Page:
Henhouse makeover

During January you can hardly escape the calls to de-clutter your home, reorganise your cupboards and generally sort out domestic life (especially when you work on a home-interest magazine like Country Living). While James and I have largely ignored these pleas in respect of our own dwelling (though we did have our landing and stairway plastered last week, a major piece of the renovation jigsaw in place), we took it to heart on behalf of our hens.

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First was the run itself, which during the spell of wet weather had become somewhat swamp-like. We emptied a couple of large bags of bark onto the lowest, muddiest point to keep the hens from getting too dirty and to stop us from slipping over. A tree stump also came out and the girls loved the chance to turn over some fresh earth.

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Next, was the coop – it could have doubled as a house of horrors until I employed our trusty Henry vacuum cleaner to remove all the magnificent but very dusty cobwebs from it (please note: no spidery residents were harmed in the process).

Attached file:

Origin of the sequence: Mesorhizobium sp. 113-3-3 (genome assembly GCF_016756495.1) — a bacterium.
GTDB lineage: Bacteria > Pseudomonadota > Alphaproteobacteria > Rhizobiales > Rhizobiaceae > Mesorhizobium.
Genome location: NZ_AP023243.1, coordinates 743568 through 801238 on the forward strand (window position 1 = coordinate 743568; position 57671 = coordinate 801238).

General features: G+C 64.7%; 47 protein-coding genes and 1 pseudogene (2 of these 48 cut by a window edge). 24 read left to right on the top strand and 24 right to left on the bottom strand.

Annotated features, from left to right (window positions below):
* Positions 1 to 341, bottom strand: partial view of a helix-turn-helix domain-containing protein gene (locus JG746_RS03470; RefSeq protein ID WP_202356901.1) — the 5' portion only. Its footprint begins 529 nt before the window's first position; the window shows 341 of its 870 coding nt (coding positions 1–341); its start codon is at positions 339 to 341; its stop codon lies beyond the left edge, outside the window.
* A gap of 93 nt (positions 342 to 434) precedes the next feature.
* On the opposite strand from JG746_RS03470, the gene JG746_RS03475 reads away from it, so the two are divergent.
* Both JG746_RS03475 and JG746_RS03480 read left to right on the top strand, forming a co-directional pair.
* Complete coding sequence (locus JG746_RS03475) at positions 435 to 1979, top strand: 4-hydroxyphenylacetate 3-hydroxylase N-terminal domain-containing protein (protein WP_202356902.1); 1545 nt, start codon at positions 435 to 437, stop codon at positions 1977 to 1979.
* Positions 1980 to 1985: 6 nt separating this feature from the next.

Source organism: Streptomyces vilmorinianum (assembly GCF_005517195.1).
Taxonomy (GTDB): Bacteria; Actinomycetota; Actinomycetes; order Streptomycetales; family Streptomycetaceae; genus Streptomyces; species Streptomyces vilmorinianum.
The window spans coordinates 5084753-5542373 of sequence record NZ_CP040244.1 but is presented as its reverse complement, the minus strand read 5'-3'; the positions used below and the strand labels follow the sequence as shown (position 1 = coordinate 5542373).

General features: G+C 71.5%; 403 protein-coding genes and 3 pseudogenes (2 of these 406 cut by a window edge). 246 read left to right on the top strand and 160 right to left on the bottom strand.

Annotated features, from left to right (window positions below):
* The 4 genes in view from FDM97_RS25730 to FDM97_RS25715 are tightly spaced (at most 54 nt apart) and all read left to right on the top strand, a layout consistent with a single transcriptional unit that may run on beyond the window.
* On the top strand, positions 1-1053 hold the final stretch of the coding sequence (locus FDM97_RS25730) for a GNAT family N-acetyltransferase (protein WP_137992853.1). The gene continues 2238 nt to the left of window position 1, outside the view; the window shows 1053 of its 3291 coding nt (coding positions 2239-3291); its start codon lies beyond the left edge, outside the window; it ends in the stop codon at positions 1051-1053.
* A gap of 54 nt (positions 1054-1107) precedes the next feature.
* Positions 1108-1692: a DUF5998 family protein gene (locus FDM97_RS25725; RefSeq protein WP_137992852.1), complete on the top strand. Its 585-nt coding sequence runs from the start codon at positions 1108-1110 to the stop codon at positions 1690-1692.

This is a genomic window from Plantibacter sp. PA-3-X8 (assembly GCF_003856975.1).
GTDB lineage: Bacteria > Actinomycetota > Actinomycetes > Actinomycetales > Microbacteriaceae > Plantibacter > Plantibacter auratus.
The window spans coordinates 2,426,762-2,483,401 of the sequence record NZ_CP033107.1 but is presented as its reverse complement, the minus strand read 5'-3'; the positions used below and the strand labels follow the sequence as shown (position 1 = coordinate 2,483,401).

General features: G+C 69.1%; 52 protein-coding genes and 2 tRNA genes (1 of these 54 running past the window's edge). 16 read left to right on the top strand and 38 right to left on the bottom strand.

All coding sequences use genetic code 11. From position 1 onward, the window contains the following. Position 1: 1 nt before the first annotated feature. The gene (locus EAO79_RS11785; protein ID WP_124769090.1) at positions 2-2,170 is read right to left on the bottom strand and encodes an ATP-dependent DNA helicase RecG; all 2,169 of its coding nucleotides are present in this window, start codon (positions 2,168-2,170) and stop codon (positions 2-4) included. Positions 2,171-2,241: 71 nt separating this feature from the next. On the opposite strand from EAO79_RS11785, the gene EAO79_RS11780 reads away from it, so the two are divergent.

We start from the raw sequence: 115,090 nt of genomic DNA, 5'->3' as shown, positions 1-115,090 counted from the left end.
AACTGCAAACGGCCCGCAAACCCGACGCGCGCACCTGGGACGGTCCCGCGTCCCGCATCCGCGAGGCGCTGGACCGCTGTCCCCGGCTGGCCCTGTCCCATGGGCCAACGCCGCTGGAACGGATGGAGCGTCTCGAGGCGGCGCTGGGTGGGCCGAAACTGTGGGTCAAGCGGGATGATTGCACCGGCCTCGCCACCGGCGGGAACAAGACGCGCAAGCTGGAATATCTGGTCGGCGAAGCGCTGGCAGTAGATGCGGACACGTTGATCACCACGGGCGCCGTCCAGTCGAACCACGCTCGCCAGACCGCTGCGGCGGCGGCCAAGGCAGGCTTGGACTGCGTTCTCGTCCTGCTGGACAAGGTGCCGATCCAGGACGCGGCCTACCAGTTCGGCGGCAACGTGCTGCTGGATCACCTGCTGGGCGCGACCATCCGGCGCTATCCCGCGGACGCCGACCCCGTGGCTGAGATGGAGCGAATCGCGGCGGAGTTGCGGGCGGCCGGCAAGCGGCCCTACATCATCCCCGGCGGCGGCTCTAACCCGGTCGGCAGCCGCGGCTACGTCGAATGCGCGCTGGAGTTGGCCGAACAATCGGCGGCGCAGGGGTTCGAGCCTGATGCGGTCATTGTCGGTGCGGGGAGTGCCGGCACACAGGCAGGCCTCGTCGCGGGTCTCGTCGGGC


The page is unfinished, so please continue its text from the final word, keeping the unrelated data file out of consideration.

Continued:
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James then cleared and cleaned out our dedicated henkeeping shed,  where we store the flock’s layers’ pellets and corn in a plastic box, straw for the nesting boxes, oyster shell (which helps harden their own eggs’ packaging), grit (aids the breakdown of food in their crop), Diatom (a natural and brilliant red mite powder), Verm-X (the delicious-smelling herbal wormer), a broom, scraper (for cleaning the coop floor), dustpan and brush plus, of course, our Henry vacuum cleaner, which after years of hard graft hoovering up the dust and debris from our house restoration project is now in semi-retirement and used just a few times a year to clean out the coop. A satisfying morning’s work, followed by a poached egg lunch. Yum. And talking of such things, production is booming: I’m taking in one and a half dozen eggs to the CL office today. A great way to start 2013.

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A panoramic view of the tidy shed’s interior

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